MPW Construction Services was founded in 1976, starting life as a basement pouring contractor, then known as Modern Poured Walls Inc.
During the eighties and in the periods that followed, MPW added excavating services, concrete flatwork, waterproofing, and commercial construction. In 2005, the firm grew to 220 employees and became a premier provider of several turnkey construction solutions.
Some time back in 2000, MPW was at a crossroads. Growth had propelled the company into the information age, and its need to utilize more advanced automation systems—like scheduling applications—became clear. To remain competitive, like many at the time, MPW gave the duties of providing I.T. support to an employee who had experience with CAD drawings.
This approach seemed sufficient until 2006, when the housing economy took a nose dive. As MPW’s founder and leader, Scott Smith says, “The economy hit hard and we had to make some serious cuts. But we still needed to maintain our I.T. support in a cost-efficient way, which is where Best Technology came in.”
Best Technology began consulting with MPW in late 2009, first by transitioning the current systems and policies of the company. This initial transition process consisted of analyzing MPW’s I.T. practices in order to determine how much work would be required to optimize utilization of best practices. This first step is typical with new clients of Best Technology. Going from “the way we’ve always done I.T.” to “the way the industry says is best” is a critical step in the long-term success of each client’s I.T. asset base.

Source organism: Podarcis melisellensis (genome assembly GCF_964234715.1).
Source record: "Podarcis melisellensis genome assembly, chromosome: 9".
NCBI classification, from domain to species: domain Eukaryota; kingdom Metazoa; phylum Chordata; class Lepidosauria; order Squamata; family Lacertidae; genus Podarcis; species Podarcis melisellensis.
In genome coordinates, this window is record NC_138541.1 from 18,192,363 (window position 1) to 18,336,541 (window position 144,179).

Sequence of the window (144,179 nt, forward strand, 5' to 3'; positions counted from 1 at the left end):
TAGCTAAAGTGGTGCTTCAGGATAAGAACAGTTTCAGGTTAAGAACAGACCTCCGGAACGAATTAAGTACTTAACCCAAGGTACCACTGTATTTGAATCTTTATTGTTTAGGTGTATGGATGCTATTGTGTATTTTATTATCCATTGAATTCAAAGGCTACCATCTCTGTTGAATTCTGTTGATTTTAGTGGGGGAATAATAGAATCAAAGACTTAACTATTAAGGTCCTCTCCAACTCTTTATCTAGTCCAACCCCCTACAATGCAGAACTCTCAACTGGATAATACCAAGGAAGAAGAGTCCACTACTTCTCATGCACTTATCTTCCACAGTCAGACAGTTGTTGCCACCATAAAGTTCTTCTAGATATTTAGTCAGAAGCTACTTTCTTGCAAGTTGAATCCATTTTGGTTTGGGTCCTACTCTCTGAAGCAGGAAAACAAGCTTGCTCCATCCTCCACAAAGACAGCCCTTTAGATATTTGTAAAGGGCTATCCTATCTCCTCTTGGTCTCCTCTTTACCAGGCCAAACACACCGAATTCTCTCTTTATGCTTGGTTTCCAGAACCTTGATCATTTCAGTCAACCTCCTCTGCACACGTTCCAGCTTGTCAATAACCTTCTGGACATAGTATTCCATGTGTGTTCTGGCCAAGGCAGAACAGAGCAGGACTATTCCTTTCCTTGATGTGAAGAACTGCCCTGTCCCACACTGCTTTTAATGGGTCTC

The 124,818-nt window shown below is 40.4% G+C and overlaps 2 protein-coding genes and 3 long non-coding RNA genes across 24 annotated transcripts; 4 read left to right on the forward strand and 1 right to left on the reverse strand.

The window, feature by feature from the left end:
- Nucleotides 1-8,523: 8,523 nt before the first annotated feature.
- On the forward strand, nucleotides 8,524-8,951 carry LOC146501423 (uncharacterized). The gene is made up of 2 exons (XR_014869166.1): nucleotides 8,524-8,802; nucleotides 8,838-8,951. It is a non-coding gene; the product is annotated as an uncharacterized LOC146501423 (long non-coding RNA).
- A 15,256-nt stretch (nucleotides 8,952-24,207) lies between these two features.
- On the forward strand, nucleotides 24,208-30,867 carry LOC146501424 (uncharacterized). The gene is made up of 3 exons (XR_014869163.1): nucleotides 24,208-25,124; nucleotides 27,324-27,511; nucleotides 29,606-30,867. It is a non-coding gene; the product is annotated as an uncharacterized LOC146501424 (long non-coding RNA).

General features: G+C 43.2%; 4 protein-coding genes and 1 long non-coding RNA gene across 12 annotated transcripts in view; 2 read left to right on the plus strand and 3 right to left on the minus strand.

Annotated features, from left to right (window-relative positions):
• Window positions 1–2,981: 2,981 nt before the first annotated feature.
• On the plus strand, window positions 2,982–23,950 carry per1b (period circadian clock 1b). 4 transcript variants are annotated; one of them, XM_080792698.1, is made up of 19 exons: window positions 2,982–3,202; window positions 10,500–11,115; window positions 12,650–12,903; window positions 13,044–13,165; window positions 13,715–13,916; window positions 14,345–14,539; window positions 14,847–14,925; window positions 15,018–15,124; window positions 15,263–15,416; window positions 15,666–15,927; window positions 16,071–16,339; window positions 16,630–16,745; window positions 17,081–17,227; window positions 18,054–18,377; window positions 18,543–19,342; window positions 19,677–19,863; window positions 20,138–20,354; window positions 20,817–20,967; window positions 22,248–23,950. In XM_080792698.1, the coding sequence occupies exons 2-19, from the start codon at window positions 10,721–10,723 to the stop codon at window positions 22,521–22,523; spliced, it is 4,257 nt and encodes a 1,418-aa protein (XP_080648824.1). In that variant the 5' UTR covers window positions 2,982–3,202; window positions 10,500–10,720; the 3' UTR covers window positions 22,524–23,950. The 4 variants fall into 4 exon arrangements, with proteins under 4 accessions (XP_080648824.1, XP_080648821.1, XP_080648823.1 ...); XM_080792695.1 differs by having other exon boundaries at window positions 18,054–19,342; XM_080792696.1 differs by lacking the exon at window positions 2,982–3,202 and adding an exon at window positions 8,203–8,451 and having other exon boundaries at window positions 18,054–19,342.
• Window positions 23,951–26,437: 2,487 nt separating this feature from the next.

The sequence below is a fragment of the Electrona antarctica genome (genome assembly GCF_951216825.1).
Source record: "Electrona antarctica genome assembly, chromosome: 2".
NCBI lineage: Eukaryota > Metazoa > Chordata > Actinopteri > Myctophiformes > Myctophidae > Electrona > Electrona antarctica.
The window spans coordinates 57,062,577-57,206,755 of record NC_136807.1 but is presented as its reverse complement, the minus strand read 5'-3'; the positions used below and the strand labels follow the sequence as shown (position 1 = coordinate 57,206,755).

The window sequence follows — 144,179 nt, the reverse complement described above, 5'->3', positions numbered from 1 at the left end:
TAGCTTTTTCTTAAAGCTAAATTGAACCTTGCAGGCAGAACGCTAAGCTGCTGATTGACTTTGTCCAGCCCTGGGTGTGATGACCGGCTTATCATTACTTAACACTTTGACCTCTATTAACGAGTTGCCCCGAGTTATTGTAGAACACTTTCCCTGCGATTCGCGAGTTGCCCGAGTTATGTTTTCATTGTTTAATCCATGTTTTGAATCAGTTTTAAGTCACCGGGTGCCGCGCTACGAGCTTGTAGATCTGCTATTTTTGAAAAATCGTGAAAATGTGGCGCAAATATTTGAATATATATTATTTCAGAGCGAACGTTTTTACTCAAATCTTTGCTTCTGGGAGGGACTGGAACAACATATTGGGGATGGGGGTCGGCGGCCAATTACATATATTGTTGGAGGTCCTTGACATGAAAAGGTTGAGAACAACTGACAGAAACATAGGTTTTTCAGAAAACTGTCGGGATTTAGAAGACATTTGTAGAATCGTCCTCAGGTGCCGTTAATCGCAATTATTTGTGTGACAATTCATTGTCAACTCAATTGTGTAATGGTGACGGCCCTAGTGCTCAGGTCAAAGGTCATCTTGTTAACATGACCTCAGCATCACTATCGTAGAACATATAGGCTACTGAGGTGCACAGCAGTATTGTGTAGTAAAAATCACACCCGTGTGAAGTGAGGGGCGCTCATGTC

In MPW’s case, the first several months of the relationship involved a lot of discovery and documentation—tasks that would be critical to the relationships months and years later. “In my role as CEO,” Smith says, “I need people who think strategically and that can be proactive in finding and resolving I.T. issues.” Best Technology’s first responsibility is to fill that role—to provide a virtual I.T. Manager without incurring an expense that’s anywhere close to an I.T. Manager’s salary.
Once a client relationship is established and best practices are in place, Best Technology utilizes a combination of automated monitoring, maintenance, helpdesk support, and in-person consulting. “Best Technology tries harder than anyone I know in the field. Their dependability through stressful situations has been appreciated, and they have even been available to us after hours and on weekends,” Smith explains.
The improvements brought by the relationship with Best Technology have positively affected both the expenses and efficiencies of MPW’s I.T. operation. Smith says he has seen an improvement in overall downtime, while his direct costs have decreased. But the real gain for MPW has been the avoidance of opportunity costs because MPW’s critical systems have become more reliable and less prone to unanticipated problems.
“Before,” Smith continues, “we were not getting what we wanted from our I.T.” But today, without an increase in direct expenses, Smith says, “we are getting what we want and need.”
Specifically, Best Technology is enforcing a regular maintenance schedule to prevent downtime, running 24×7 monitoring of MPW’s systems to decrease issue-resolution time, and providing MPW access to a consulting staff much deeper than just one person.
“The best thing about this arrangement,” says Ted Wallingford, CEO of Best Technology, “is that customers the size of MPW now have access to a deep I.T. staff with experts in every category: software, servers, networking, telecommunications, repair service, quality control, equipment acquisition, disposal, and strategy. Now they have all that, along with a full-service helpdesk like the kind you see in much larger firms.”
Best Technology’s hope is that, because of our customer partnership with MPW Construction Services, they are prepared for growth through best practices. Whether those practices apply to security, compliance, business continuity, or expense prevention, Best Technology is there to lead the way. “Best always figures out the problem,” Smith concludes.